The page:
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What a difference a century makes!
Drive through the older neighborhoods in most cities and you will discover the ghosts of mom-and-pop corner groceries. The telltale architecture – large glass windows on each side of a door that may have actually opened onto the corner – is still visible.
The late nineteenth and early twentieth centuries were the golden age of the independent family-owned and operated shops. During periods of rapid population growth, families moved into neighborhoods segregated by class and ethnicity and into the suburbs created by the installation of streetcars.
To meet the needs of these new neighborhoods, small family-run stores sprang up, generally reflecting the surrounding ethnic demographics. They often carried familiar foods that were hard to find elsewhere and conducted business in the native language of the owners and their customers.
Just over 100 years ago, Joseph Hammerer and his wife (grandparents to GoodFood World co-publisher Ken Kailing) offered dry goods, groceries, and deli foods in a small Milwaukee WI shop, where they lived upstairs with two daughters.
Today the size and format may be considerably different, but the intent to serve the community is still the same. After exhausting all options for renovation, reconstruction, and expansion at its 30-year old Seward Park location, PCC Natural Markets, the nation’s largest member-owned natural food co-op, chose to move just a mile away to the historic center of the Columbia City neighborhood.
Shuttering the Seward Park store the day before the opening of the new store – complete with a “singing farewell” by dedicated customers – staff, management, and shoppers celebrated with a ribbon-cutting ceremony on July 24, 2015.
What makes Columbia City PCC different?
Known for its fresh produce, bulk selection, and wide offering of local and organic products, the PCC’s newest store is not only built on the company’s successes and new shopping trends, but also pulled a few ideas from the past to expand services.
Produce counters, cheese coolers, and a deli section are common to supermarkets of all sizes. The new Columbia City PCC reaches back to traditional corner groceries like that run by Joseph Hammerer to offer the PCC’s first full service fresh meat and fish counter.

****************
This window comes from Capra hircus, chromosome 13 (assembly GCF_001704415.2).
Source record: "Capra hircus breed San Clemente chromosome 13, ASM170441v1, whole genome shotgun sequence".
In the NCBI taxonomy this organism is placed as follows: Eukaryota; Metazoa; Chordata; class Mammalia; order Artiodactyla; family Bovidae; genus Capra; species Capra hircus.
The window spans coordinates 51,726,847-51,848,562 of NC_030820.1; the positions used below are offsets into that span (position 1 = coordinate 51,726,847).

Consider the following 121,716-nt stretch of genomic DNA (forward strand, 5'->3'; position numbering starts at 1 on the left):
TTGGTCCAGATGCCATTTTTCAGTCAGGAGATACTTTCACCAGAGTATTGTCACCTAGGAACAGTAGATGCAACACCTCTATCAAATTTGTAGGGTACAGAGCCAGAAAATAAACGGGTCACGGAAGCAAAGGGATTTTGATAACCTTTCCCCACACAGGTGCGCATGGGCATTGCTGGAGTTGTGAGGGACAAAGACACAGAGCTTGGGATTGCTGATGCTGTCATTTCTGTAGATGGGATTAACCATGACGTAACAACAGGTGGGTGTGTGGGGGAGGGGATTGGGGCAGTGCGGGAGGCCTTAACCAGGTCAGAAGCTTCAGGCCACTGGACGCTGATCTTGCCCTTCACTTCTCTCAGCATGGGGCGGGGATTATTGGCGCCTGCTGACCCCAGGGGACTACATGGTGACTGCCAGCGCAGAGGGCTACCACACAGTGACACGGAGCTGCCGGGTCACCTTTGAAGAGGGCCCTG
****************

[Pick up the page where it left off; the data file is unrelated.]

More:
Today’s prices might have given Mr. Hammerer apoplexy: Hammerer’s Delicatessen and Grocery probably charged 22 to 30 cents per pound for beef. That was a time when a complete man’s “neat oxford grey cashmere suit” could be had for just $4.85 from the 1912 Sears Catalog!
While a full-service fresh meat and seafood counter is something even Joseph Hammerer would recognize, there are some new – very different – elements that have been added. A fresh pickle and sauerkraut bar, resembling the ubiquitous olive bar, displays fermented foods from a number of local producers: Olykraut, Firefly Kitchens, and Britt’s Pickles, Kraut, and Kimchi.
Besides the wood-fired pizza oven, Columbia City PCC has added a new taqueria and noodle bar. And for those looking for custom made hot and cold drinks there is a drinks bar complete with kombucha on tap, and if you want to take a few bottles home, you will find one of the city’s widest selections of kombucha on the PCC’s shelves.
In one of Seattle’s most diverse neighborhoods – described as a “neighborhood of nations” where descendants from European settlers, East African and Asian immigrants, Orthodox Jews, and other cultural groups make for a true melting pot – Columbia City PCC will need to adjust to reflect its shoppers. The first step has been to recruit and hire as diverse as staff as possible.
Listen to Darrell Vannoy, PCC’s new VP of Merchandising and Procurement, discuss the changes and evolution of PCC Natural Markets and where the company – and food retailing – may be in 30 years, in Magical Thinking: PCC in 30 Years.
PCC is green and getting greener.
Columbia City PCC has more than a dozen “eco-elements” built into the store. The first WiseERG food scrap harvester in the city of Seattle is located on site. As part of a pilot program with Seattle Public Utilities, two different technologies to process food waste are being tested. Data will be collected for a year and at the end of 2016 a report will share information with other businesses in the city.
Building materials are mostly recycled:
- wall tiles – a mix of 70% recycled glass, granite, and porcelain
- custom cabinets – 100% recycled wood fiber or 100% renewable bamboo
- check stand countertops – made of cork
- most floors – ceramic tile or concrete slab, eliminating the need for waxing and stripping
- steel grocery shelves – 90% recycled steel
- plumbing and refrigeration piping – 100% recycled copper
Commuting staff have access to secure covered bike racks and a shower, Central Link light rail is a 5-minute walk, and a convenient bus route is 1 block away.
Doing well, by doing good.
Founded in 1953 PCC Natural Markets has become the recognized model of success in cooperatively-owned food retail.
With 10 stores, PCC is a successful business growing by double digits year after year – sales increased to $229.8 million in 2014, up 14.6% over 2013’s revenue of $200.5 million, an increase of 12% over 2012’s revenue of $179.0 million.
And, next year (2016), PCC will open a new 25,000 square foot store in Bothell WA. The Bothell PCC will be the grocery retailer’s eleventh location in the greater Seattle metropolitan area. PCC expects to employ approximately 130 full and part-time employees at the new store.